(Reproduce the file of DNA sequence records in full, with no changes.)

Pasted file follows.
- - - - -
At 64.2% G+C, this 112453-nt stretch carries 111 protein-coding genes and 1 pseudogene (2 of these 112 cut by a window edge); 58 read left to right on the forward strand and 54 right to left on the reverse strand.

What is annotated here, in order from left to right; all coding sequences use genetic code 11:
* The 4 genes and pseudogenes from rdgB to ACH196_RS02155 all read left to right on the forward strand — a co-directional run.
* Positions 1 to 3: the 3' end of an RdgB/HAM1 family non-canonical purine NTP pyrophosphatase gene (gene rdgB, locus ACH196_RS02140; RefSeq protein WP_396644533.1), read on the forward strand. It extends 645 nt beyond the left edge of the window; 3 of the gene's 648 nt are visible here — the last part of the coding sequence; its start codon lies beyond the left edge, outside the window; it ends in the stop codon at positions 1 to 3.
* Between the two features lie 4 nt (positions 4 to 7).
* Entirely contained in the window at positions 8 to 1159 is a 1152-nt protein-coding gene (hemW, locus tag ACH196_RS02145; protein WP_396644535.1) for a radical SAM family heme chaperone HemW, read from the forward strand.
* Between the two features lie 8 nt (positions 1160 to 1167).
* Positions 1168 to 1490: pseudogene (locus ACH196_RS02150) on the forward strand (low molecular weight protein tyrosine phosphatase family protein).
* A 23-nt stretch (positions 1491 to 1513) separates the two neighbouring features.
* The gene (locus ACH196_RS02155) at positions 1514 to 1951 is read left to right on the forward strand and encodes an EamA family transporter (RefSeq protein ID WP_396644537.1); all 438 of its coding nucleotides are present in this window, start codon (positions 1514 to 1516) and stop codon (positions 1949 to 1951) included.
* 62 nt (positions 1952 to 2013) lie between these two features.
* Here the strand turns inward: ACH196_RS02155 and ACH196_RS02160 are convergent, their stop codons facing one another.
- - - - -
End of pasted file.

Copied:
At 64.2% G+C, this 112453-nt stretch carries 111 protein-coding genes and 1 pseudogene (2 of these 112 cut by a window edge); 58 read left to right on the forward strand and 54 right to left on the reverse strand.

What is annotated here, in order from left to right; all coding sequences use genetic code 11:
* The 4 genes and pseudogenes from rdgB to ACH196_RS02155 all read left to right on the forward strand — a co-directional run.
* Positions 1 to 3: the 3' end of an RdgB/HAM1 family non-canonical purine NTP pyrophosphatase gene (gene rdgB, locus ACH196_RS02140; RefSeq protein WP_396644533.1), read on the forward strand. It extends 645 nt beyond the left edge of the window; 3 of the gene's 648 nt are visible here — the last part of the coding sequence; its start codon lies beyond the left edge, outside the window; it ends in the stop codon at positions 1 to 3.
* Between the two features lie 4 nt (positions 4 to 7).
* Entirely contained in the window at positions 8 to 1159 is a 1152-nt protein-coding gene (hemW, locus tag ACH196_RS02145; protein WP_396644535.1) for a radical SAM family heme chaperone HemW, read from the forward strand.
* Between the two features lie 8 nt (positions 1160 to 1167).
* Positions 1168 to 1490: pseudogene (locus ACH196_RS02150) on the forward strand (low molecular weight protein tyrosine phosphatase family protein).
* A 23-nt stretch (positions 1491 to 1513) separates the two neighbouring features.
* The gene (locus ACH196_RS02155) at positions 1514 to 1951 is read left to right on the forward strand and encodes an EamA family transporter (RefSeq protein ID WP_396644537.1); all 438 of its coding nucleotides are present in this window, start codon (positions 1514 to 1516) and stop codon (positions 1949 to 1951) included.
* 62 nt (positions 1952 to 2013) lie between these two features.
* Here the strand turns inward: ACH196_RS02155 and ACH196_RS02160 are convergent, their stop codons facing one another.